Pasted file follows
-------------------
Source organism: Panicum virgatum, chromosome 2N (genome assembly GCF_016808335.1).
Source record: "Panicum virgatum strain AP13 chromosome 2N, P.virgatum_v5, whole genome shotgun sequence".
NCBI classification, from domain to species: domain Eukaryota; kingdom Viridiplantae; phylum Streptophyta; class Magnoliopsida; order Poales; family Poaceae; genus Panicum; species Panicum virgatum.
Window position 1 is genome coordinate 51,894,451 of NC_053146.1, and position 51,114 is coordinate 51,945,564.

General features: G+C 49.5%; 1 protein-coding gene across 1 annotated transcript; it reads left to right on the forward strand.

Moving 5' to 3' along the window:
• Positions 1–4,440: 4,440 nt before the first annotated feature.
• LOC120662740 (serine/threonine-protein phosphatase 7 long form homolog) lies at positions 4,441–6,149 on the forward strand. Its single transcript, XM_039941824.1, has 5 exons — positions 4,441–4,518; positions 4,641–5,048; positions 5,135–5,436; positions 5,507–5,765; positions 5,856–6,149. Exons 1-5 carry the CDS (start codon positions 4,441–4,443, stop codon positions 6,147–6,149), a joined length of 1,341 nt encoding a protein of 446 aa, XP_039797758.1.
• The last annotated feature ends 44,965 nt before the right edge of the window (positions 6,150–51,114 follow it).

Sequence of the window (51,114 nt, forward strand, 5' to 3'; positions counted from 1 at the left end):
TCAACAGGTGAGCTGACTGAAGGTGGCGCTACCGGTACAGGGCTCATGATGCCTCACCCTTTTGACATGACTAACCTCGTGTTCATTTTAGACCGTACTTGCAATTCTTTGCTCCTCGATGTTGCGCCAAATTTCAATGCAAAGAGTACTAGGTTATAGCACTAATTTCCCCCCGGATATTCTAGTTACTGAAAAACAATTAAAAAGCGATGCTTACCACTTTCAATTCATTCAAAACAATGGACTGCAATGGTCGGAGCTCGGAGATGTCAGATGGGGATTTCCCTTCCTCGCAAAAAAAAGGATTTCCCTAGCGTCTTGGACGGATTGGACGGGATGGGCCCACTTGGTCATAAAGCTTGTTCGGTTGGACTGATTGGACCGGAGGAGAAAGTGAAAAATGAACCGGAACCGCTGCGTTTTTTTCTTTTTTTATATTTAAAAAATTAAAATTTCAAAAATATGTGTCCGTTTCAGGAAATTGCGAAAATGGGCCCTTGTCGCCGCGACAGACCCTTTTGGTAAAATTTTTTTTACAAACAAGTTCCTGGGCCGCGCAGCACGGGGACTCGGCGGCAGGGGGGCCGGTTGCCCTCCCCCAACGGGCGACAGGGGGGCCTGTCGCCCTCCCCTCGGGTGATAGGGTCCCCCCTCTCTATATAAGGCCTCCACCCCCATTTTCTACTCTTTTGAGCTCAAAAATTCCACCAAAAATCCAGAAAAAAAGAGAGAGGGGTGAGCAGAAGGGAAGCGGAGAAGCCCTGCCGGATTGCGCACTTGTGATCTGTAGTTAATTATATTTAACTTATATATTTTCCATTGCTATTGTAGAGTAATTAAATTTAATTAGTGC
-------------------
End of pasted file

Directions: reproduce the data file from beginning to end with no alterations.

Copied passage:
Source organism: Panicum virgatum, chromosome 2N (genome assembly GCF_016808335.1).
Source record: "Panicum virgatum strain AP13 chromosome 2N, P.virgatum_v5, whole genome shotgun sequence".
NCBI classification, from domain to species: domain Eukaryota; kingdom Viridiplantae; phylum Streptophyta; class Magnoliopsida; order Poales; family Poaceae; genus Panicum; species Panicum virgatum.
Window position 1 is genome coordinate 51,894,451 of NC_053146.1, and position 51,114 is coordinate 51,945,564.

General features: G+C 49.5%; 1 protein-coding gene across 1 annotated transcript; it reads left to right on the forward strand.

Moving 5' to 3' along the window:
• Positions 1–4,440: 4,440 nt before the first annotated feature.
• LOC120662740 (serine/threonine-protein phosphatase 7 long form homolog) lies at positions 4,441–6,149 on the forward strand. Its single transcript, XM_039941824.1, has 5 exons — positions 4,441–4,518; positions 4,641–5,048; positions 5,135–5,436; positions 5,507–5,765; positions 5,856–6,149. Exons 1-5 carry the CDS (start codon positions 4,441–4,443, stop codon positions 6,147–6,149), a joined length of 1,341 nt encoding a protein of 446 aa, XP_039797758.1.
• The last annotated feature ends 44,965 nt before the right edge of the window (positions 6,150–51,114 follow it).

Sequence of the window (51,114 nt, forward strand, 5' to 3'; positions counted from 1 at the left end):
TCAACAGGTGAGCTGACTGAAGGTGGCGCTACCGGTACAGGGCTCATGATGCCTCACCCTTTTGACATGACTAACCTCGTGTTCATTTTAGACCGTACTTGCAATTCTTTGCTCCTCGATGTTGCGCCAAATTTCAATGCAAAGAGTACTAGGTTATAGCACTAATTTCCCCCCGGATATTCTAGTTACTGAAAAACAATTAAAAAGCGATGCTTACCACTTTCAATTCATTCAAAACAATGGACTGCAATGGTCGGAGCTCGGAGATGTCAGATGGGGATTTCCCTTCCTCGCAAAAAAAAGGATTTCCCTAGCGTCTTGGACGGATTGGACGGGATGGGCCCACTTGGTCATAAAGCTTGTTCGGTTGGACTGATTGGACCGGAGGAGAAAGTGAAAAATGAACCGGAACCGCTGCGTTTTTTTCTTTTTTTATATTTAAAAAATTAAAATTTCAAAAATATGTGTCCGTTTCAGGAAATTGCGAAAATGGGCCCTTGTCGCCGCGACAGACCCTTTTGGTAAAATTTTTTTTACAAACAAGTTCCTGGGCCGCGCAGCACGGGGACTCGGCGGCAGGGGGGCCGGTTGCCCTCCCCCAACGGGCGACAGGGGGGCCTGTCGCCCTCCCCTCGGGTGATAGGGTCCCCCCTCTCTATATAAGGCCTCCACCCCCATTTTCTACTCTTTTGAGCTCAAAAATTCCACCAAAAATCCAGAAAAAAAGAGAGAGGGGTGAGCAGAAGGGAAGCGGAGAAGCCCTGCCGGATTGCGCACTTGTGATCTGTAGTTAATTATATTTAACTTATATATTTTCCATTGCTATTGTAGAGTAATTAAATTTAATTAGTGC